'Are you after our blood?'

A second volley of due process objections rocks the water board cease-and-desist hearings



With the third trial day of the Los Osos 45 just minutes old, elderly Baywood Park resident Ybi Van Ekeren crept up to the podium. A bustling crowd packed Regional Water Quality Control Board chambers on Jan. 22 to hear the directors review cease-and-desist order drafts against the last batch of Los Osos septic owners prosecuted in a 2006 roundup. The Holland-born Ososite spoke with mellow cadence quietly and clearly in a heavily Germanized dialect as she extolled the seldom-heard virtues of her troubled community.

Van Ekeren's speech abruptly changed lanes about 30 seconds in.

Water board chairman Jeff Young and his small panel of directors listened attentively as Van Ekeren recounted a story from her youth of her village's encounter with Reich occupation forces. The sordid tale described how Nazi officers dealt with the problem of Dutch men refusing to register for forced labor pools.

"From time to time the soldiers held what was called a 'razzia,' going from house to house to arrest offenders, who were then put in a prison and forced to work for the Germans," she explained.

Van Ekeren said it was easy to escape from the prisons, but, to discourage that route, the military imposed a harsh policy upon the community. Every morning the roll call came up short, they randomly shot two people.

The reserved woman's less-than-subtle objection to the proceedings, which selected 45 Los Osos homeowners to answer for the problems of the groundwater basin, set the tone for the Jan. 22 continuation of the administrative hearings that began in San Luis Obispo more than a month prior. Three out of seven board members appeared for the evidentiary hearing to decide whether to issue cease-and-desist orders (CDOs) to the final four households accused of discharging their septic tanks in violation of the basin plan.

Protests to the constitutionality of the event echoed with renewed vigor and, among the discord, a few fresh points met the record. One of them centered on the absence of several board members, chiefly water quality specialist Daniel Press, whom several CDO recipients labeled as the lone voice of reason during the mid-December rendition.

Chairman Young calmly explained to the rustling room that the decisions reached by the evidentiary panel on Jan. 22 were strictly advisory and assured the homeowners that the missing directors were watching at home.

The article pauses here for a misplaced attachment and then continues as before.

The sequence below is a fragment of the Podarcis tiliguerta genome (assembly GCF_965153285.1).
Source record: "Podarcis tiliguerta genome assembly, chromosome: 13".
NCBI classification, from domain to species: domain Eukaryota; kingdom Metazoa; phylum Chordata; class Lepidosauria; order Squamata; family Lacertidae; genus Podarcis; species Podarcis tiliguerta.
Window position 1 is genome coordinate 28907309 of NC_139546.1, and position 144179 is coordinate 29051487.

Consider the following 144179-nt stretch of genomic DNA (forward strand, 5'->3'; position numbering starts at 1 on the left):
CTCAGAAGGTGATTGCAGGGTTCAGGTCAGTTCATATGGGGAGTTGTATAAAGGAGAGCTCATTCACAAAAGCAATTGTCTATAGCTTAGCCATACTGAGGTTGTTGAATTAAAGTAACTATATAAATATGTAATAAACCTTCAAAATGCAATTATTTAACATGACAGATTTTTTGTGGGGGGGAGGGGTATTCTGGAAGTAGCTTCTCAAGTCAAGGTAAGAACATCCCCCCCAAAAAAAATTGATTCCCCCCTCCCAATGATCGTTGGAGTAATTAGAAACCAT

"What would you do if AGP wasn't here to record it through the donations of the community?" resident Gwen Taylor cried out from the crowd.

The documentation services of Morro Bay-based AV company AGP only arrived after Los Osos citizens passed around the collection plate in November to pay for baseline expenses. The water board discontinued payment of AGP fees in the summer due to budgetary shortfalls.

The regulatory body also keeps a recorder on hand to enter information and testimony into the official transcripts. That, however, raised another objection regarding what information makes the record. Adding to the litany of case data struck by the board as inadmissible in December, a motion by attorney Shaunna Sullivan to include appeal documentation submitted to the state board by a group of 14 CDO recipients on Jan. 16 was blocked from the hearing by Young and director Gary Shallcross.

Information of this sort is typically guaranteed admissibility under California legal code, but not in administrative hearings.

"This is another example of what goes on at these hearings of people not following the rules," state prosecutor Reed Sato commented.

Arguing on behalf of defendants Charles and Norma Wilkerson, attorney Sullivan challenged prosecution team engineer Matt Thompson on the state's admitted inability to establish specific proof of nitrate discharging on her clients' property. The prosecution team maintains that operating a septic tank must, by the very mechanics of that apparatus, discharge nitrate-contaminated wastewater.

"Are you regulating discharges or waste?" Sullivan asked.

"We're regulating waste discharges," Thompson responded.

Sullivan went on to question Thompson's expertise in making such a determination and asked if anyone on the prosecution team knew when the house was built. After receiving no answer, she disclosed that the Wilkersons built on the property prior to 1983, before any legal or administrative restrictions existed in what's now known as the prohibition zone.

Sullivan's point echoed much of the argumentation documented in an appeal effort spearheaded by Prohibition Zone Legal Defense Fund (PZLDF) spokesperson Gail McPherson. McPherson, who dominated much of the December hearing, again spoke before the board Jan. 22 to argue as to the veracity of disputed evidence.

The PZLDF petition challenges all orders issued under legal objections to the process on behalf of 14 petitioners and, more informally, "all individuals and entities targeted in the future." Water code allows 30 days for an appeal, which precluded the final defendants from joining the petition.

Since the drafting of the CDOs back in the spring, served homeowners have railed about the potential threat of future criminal enforcement and back-breaking fines a lack of control over a community-wide wastewater system needed to comply with the orders inadequate agenda space to mount a legal defense an alleged lack of proper notification insufficient accommodations made for the non-tech-savvy and elderly and what they see as unreasonable efforts by the board to strike valid evidence.

"Do you want us to get a sewer or are you after our blood?" Van Ekeren asked the panel. "We are not your enemy. We want your cooperation, not your vengeance."

Staff Writer Patrick M. Klemz can be reached at


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